So there I am with my Spanish friend Nestor, who had just rescued me from a potentially difficult situation – more about that later – enjoying a beer in the still quite warm evening air, even though it’s late-November in Barcelona, and talking about digital cameras.

Now, he is a keen photographer and travels extensively. He has a mid-range DSLR and is very good at seeing the photographic potential in many different situations. However, he tells me, just like 99% of other people do, that he always keeps the camera on auto mode. Why, I wonder, do so many people do this when they have invested a not inconsiderable amount of money on some decent kit and who aren’t necessarily technophobes? His answer is the same too. “I can’t be bothered with all those programs, menus and controls’, he tells me. In fact the more ‘controls’ cameras seem to have the less they get used, a striking irony of the phrase, ‘less is more’. Well I always try to explain why you should try and get away from ‘auto’ everything because at the end of the day it’s really quite simple and takes a matter of seconds to get it right.

I got my camera out and showed him some shots I had taken in Barcelona’s famous Boqueria market that morning. Now, I very rarely have the camera set to auto anything and in the market, which is indoors, I certainly didn’t have it set on AWB, a setting I try to avoid at all costs. I could see that the lighting was quite varied with fluorescent tubes, tungsten bulbs and some fittings that I just couldn’t make out. Now, before I took this shot of some smoked herrings (A: below),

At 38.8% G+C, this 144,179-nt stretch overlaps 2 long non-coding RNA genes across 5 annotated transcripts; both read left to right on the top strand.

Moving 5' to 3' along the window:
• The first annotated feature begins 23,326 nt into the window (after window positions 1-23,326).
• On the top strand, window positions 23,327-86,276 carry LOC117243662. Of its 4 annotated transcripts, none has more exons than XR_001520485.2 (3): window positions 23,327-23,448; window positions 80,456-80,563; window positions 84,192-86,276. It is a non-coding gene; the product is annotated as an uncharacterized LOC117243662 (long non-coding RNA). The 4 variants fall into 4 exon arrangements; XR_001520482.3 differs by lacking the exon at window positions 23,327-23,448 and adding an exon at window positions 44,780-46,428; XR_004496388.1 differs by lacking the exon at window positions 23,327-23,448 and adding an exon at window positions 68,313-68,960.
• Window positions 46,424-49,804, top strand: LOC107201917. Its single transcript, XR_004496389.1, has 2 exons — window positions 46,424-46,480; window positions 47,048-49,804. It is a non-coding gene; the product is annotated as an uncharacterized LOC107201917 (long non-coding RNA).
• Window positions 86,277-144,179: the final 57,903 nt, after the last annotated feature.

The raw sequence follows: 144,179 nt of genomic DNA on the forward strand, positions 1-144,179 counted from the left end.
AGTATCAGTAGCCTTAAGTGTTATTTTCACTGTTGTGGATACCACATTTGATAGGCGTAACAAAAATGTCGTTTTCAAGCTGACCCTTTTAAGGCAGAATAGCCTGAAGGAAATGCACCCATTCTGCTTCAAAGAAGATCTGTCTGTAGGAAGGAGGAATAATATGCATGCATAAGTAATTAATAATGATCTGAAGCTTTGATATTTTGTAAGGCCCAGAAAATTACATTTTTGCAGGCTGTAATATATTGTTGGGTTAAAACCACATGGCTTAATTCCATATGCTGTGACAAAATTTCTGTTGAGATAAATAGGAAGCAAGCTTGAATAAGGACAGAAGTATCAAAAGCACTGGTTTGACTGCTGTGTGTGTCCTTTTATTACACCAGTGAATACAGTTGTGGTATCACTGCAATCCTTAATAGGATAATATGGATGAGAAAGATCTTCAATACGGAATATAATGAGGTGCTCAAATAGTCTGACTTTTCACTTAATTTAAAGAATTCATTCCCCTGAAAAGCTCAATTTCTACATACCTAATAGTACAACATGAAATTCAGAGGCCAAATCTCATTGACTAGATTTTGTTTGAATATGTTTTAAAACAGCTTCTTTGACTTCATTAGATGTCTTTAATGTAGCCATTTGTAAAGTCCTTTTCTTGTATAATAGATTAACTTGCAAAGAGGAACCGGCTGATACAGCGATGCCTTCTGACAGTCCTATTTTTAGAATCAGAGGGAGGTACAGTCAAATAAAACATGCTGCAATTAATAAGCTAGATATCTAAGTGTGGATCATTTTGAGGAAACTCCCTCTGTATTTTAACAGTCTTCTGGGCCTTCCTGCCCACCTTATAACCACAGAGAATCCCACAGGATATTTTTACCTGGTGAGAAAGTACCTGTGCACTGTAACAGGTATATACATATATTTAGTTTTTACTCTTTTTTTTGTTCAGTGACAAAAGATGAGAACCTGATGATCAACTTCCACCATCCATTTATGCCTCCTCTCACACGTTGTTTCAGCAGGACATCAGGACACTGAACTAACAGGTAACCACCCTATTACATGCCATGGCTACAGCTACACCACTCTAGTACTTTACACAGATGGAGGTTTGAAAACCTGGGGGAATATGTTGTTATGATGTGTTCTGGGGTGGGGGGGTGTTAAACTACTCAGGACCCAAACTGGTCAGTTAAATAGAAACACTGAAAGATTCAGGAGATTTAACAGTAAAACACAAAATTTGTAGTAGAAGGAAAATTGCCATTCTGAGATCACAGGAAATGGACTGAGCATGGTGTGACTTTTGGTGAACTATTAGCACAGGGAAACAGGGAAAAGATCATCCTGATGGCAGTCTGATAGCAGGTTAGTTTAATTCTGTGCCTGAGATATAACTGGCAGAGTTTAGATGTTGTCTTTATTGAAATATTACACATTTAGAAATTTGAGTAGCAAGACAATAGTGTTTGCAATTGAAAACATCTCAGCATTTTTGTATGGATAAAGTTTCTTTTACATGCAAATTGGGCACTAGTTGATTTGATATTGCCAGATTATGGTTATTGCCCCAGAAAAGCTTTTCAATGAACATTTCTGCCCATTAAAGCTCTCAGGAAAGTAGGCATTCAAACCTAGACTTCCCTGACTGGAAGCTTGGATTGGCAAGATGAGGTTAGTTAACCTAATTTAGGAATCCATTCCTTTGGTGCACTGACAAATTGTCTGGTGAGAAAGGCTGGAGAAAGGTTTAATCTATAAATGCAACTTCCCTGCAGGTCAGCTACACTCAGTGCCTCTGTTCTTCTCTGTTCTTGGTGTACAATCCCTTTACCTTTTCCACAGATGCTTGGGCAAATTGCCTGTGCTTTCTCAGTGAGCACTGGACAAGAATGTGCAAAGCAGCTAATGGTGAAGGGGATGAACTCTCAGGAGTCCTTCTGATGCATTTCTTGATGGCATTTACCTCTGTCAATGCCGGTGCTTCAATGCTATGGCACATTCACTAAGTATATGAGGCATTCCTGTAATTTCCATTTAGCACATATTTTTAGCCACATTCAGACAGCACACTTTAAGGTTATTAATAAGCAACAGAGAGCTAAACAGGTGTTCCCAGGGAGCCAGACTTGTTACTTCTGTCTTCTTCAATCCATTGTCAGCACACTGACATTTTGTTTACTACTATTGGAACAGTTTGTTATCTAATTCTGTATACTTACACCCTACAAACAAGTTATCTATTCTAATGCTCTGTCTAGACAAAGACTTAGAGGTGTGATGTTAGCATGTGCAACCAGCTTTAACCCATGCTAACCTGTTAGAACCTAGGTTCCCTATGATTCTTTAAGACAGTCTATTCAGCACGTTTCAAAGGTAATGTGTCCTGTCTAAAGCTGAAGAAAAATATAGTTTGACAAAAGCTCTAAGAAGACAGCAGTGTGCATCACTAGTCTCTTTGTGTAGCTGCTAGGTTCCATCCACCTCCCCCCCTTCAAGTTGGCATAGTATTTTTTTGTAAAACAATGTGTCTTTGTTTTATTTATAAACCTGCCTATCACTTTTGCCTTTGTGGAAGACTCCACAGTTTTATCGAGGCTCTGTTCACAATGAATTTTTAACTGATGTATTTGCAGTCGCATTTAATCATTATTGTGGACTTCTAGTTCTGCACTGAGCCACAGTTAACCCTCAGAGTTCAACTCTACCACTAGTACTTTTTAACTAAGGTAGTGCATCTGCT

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A] White balance set to Tungsten

the white balance was set to tungsten as that suited the conditions on my last shot. However, when I looked at it on the LCD all the wonderful golden smoky colour had been lost and they just looked like normal fresh herrings. I then decided that the predominant light must be a mix, so I changed the white balance to Auto (B: below).

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B] White Balance set to Auto

Now, the fish had taken on a magenta cast that looked worse than the first shot. I then wondered whether the bulbs on this stall were in fact daylight balanced and set the white balance to 5,200ºK (C: below).

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C] Manual White balance at 5200K

Sure enough the fish now recorded the correct colour and looked like the smoked fish that I saw before me with my own eyes. How long had this taken me to work out? I would say half a minute at the most.

I then showed him another example of shooting in daylight where the AWB shot was completely at odds with what I originally saw (Example D, below) and not a patch on the one where I had selected my own setting of 5,200ºK. (Example E, bottom).

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D] Auto White Balance (above)

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 E] Manual White Balance at 5200K

Just look at the clarity of the sky. The AWB shot looks almost like an overcast day. These controls on our cameras are there for a reason, so let’s use them.

There are many other examples where having the camera set on auto can just ruin a great shot, but let’s just reinforce my golden rule; if you’ve got a knob… er, function, then for goodness sake use it!

So how had Nestor rescued me? Well even though I like to think I am the experienced well-traveled photographer, even I can take my eye of the ball and concentrate too much on white balance settings. That morning in the Boqueria market someone helped themselves to my wallet, which contained credit cards, cash, drivers licence etc. I only discovered this after I had sat down and ordered something to eat and dink and then found I didn’t have the means to pay for it, so muchos gracias, Nestor. And it goes without saying that the next meal is ‘automatically’ on me!